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Today in the Mission Yearbook

‘Our model for that is Jesus’

 

Sabbatical grants available for new worshiping community leaders

October 26, 2021

1001 New Worshiping Communities (NWC) is offering its leaders and pastors an opportunity for rest, renewal and reflection time through a round of Sabbath and sabbatical grants. There are two opportunities available:

Sabbath retreat grant — A $1,500 award for NWC leaders with at least two years’ experience for a period of at least one week

Sabbatical grant — A $3,500 award for NWC leaders with at least five years’ experience for a period of at least four weeks.

Individuals with at least five years’ experience in new worshiping communities are also eligible for the Sabbath retreat grant.

To apply for one of the grants, visit the 1001 Sabbath & Sabbatical Grants web page here.

The Rev. Jeff Eddings, associate for coaching and spiritual formation with 1001 NWC, said there are 20 Sabbath retreat grants and 17 sabbatical grants available.

“The Sabbath retreat opportunity allows a leader at least one week of sabbath space. They receive $1,500 to help shape that time. The sabbatical grant is at least four weeks, and one receives $3,500 to help shape their time,” said Eddings. “You don’t have to be ordained to receive either of these grants. A lot of our leaders have been doing this work for a long time and not all are ordained.”

Eddings, one of the early pioneers in the Presbyterian Church (U.S.A.)’s church planting movement, began his career with NWC in late 2017. He explains that sabbaticals are more than just rest — they build spiritual fortitude for the work of church leaders and pastors.

“Our model for that is Jesus. It is very clear in the Scripture that he took time apart frequently and went off on his own to be in contemplative prayer with God, and to be in his own space, to be in the wilderness. Jesus models this way of ministry for us and builds our capacity to be able to do the ministry that is ours,” said Eddings. “It’s a command, God invites us into this space to rest in a way that strengthens us for the work that we’re being called to do.”

According to Eddings, sabbaticals are important tools to help nurture one’s faith journey. Church leaders are often expected to be “on call” 24/7, and depression and burnout are serious and real ramifications of their calling. He hopes these grants provide a transformational opportunity for those who are chosen, and that their Sabbath journey will be life-changing, much like the one that changed him several years ago.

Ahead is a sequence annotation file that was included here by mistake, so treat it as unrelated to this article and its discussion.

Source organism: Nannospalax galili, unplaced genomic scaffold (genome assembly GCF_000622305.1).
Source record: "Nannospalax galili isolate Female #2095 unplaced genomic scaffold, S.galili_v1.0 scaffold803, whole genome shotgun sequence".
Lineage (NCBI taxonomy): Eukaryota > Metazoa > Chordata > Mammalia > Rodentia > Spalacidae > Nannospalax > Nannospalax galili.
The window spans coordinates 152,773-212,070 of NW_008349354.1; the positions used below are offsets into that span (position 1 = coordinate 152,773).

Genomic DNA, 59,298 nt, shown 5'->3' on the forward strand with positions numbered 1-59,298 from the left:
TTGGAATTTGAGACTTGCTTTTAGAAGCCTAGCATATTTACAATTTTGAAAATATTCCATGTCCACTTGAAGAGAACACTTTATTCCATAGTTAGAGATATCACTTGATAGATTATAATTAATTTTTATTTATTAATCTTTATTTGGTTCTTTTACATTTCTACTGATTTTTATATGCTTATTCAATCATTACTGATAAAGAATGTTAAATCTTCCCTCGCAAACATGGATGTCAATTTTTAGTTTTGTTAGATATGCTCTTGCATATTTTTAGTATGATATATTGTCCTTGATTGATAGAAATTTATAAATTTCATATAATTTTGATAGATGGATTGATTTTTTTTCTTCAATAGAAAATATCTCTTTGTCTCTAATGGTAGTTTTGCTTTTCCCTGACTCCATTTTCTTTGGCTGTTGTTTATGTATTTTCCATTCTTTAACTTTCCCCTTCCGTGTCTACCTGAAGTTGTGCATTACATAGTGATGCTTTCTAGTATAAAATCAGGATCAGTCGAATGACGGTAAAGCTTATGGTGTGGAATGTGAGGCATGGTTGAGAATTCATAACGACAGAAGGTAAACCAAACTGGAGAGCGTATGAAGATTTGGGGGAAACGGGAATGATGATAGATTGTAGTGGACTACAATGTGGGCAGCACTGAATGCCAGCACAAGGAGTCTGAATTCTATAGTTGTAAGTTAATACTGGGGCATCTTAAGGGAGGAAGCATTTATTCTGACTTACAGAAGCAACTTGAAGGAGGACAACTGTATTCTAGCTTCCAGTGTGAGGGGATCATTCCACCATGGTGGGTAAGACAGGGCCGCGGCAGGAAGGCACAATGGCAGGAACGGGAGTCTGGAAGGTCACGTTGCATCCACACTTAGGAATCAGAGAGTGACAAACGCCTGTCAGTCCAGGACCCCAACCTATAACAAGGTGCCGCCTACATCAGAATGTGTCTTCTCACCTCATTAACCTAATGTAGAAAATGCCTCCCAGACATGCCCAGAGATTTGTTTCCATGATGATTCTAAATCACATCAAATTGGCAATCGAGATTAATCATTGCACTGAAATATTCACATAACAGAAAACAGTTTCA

“Metaphorically but somewhat literally, my sabbatical saved my life in terms of where I was personally and in ministry, said Eddings. “I’d been pastoring my community about 10 years and we’d come out of a challenging season which also impacted me personally. I was just ready to be done. Fortunately, my community reflected with me on where I was and helped prepare me to take on the sabbatical. Entering that space was so meaningful and coming out of it I was able to serve my community for five more years and feel refreshed in that service. It helped me understand more fully who I was as a pastor, and who I was being called to be.”

“I think pastors and sometimes communities feel so much pressure to make these sacrifices for Jesus, but Jesus is not calling us to burn out.”

Click here for the Sabbath and sabbatical grant applications in English and Spanish.

 Scott O’Neill, Communications Strategist, Presbyterian Mission Agency

Today’s Focus: Sabbatical grants available

Let us join in prayer for:

PC(USA) Agencies’ Staff
Daniel Braden, Managing Editor-Publishing, Presbyterian Publishing Corporation
Luci Duckson-Bramble, Director of Development & Services, Presbyterian Historical Society

Let us pray

Gracious God, you have taught us to celebrate with those who are celebrating and to cry with those who are crying. May our eyes be open to see and distinguish between the two. Keep us mindful of all those who need your Spirit shining through us as much as they may need our monies and our labors. Amen.